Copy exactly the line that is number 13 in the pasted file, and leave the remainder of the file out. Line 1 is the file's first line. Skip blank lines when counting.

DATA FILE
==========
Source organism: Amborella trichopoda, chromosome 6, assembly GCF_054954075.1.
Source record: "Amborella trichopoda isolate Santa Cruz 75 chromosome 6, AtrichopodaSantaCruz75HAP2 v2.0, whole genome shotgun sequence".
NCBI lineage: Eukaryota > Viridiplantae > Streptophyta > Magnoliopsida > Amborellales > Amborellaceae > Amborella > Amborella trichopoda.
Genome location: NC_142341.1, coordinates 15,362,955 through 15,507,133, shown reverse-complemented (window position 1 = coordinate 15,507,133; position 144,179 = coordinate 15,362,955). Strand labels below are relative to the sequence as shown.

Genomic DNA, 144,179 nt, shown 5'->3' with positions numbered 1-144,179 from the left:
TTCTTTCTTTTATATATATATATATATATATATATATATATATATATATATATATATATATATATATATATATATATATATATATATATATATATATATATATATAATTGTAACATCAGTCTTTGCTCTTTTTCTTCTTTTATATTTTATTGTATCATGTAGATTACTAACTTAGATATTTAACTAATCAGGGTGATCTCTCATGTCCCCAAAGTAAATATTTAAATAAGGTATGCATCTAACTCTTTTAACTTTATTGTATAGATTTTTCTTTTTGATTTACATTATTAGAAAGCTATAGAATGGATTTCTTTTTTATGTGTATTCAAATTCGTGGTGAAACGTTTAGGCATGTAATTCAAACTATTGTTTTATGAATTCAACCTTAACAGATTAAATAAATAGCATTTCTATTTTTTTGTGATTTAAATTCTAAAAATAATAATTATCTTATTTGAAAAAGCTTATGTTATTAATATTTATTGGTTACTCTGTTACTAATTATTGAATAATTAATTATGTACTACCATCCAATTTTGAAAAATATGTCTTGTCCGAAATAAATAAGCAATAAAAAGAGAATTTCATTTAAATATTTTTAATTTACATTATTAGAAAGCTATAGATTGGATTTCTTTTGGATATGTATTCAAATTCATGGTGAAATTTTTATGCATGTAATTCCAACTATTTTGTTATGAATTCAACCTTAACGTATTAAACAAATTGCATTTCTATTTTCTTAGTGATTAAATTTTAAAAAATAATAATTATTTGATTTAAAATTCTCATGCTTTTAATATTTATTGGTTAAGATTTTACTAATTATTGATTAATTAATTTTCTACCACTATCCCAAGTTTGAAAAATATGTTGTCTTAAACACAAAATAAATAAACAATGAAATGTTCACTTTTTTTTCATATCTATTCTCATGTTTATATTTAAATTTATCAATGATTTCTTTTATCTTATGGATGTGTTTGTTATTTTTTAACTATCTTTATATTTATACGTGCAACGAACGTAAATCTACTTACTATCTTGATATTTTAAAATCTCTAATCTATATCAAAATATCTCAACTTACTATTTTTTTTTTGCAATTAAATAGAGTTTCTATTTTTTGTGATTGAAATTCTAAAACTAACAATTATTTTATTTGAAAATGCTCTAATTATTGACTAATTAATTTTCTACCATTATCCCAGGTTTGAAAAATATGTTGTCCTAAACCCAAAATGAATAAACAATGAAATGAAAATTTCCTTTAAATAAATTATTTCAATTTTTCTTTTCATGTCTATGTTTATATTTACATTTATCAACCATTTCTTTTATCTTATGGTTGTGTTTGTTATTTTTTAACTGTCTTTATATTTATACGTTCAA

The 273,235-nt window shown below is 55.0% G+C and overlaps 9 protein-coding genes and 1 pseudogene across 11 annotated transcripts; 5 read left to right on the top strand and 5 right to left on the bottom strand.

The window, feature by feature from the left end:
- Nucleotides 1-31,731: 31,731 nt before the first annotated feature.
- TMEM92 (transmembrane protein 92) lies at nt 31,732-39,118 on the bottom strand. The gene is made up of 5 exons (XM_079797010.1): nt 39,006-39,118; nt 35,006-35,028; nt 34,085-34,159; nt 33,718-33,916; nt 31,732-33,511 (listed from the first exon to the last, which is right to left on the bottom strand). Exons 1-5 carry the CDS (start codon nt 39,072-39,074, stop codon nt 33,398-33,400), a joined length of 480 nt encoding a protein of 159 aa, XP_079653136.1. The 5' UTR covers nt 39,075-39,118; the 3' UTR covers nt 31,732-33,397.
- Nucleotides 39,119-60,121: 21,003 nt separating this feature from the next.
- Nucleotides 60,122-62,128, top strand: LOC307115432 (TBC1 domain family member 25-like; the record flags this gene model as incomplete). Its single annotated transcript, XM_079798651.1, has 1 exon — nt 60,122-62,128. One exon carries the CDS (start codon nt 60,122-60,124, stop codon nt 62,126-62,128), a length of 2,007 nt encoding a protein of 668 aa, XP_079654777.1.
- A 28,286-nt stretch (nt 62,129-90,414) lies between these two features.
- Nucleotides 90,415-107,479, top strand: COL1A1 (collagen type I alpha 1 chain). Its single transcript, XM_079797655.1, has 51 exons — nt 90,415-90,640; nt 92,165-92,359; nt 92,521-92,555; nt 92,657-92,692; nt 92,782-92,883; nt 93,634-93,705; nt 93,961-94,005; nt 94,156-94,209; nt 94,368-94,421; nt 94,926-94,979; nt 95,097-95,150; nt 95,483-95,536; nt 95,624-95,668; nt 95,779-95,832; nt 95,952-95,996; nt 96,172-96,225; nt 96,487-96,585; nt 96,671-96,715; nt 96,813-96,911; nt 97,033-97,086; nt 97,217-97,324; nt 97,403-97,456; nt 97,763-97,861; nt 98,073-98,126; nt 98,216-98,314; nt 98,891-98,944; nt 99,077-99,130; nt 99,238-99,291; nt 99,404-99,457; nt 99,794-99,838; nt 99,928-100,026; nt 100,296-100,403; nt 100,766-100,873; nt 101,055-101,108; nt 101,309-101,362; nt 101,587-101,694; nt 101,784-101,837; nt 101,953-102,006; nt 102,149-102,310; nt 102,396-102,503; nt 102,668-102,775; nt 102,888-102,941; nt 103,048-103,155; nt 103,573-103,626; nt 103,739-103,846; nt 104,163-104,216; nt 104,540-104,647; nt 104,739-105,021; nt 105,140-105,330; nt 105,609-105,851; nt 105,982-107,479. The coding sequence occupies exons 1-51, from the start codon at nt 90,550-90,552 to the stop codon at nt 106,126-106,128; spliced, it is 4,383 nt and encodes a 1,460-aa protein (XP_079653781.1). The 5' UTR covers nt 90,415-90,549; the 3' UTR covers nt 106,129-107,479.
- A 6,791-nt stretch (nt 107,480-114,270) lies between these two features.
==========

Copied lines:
- A 28,286-nt stretch (nt 62,129-90,414) lies between these two features.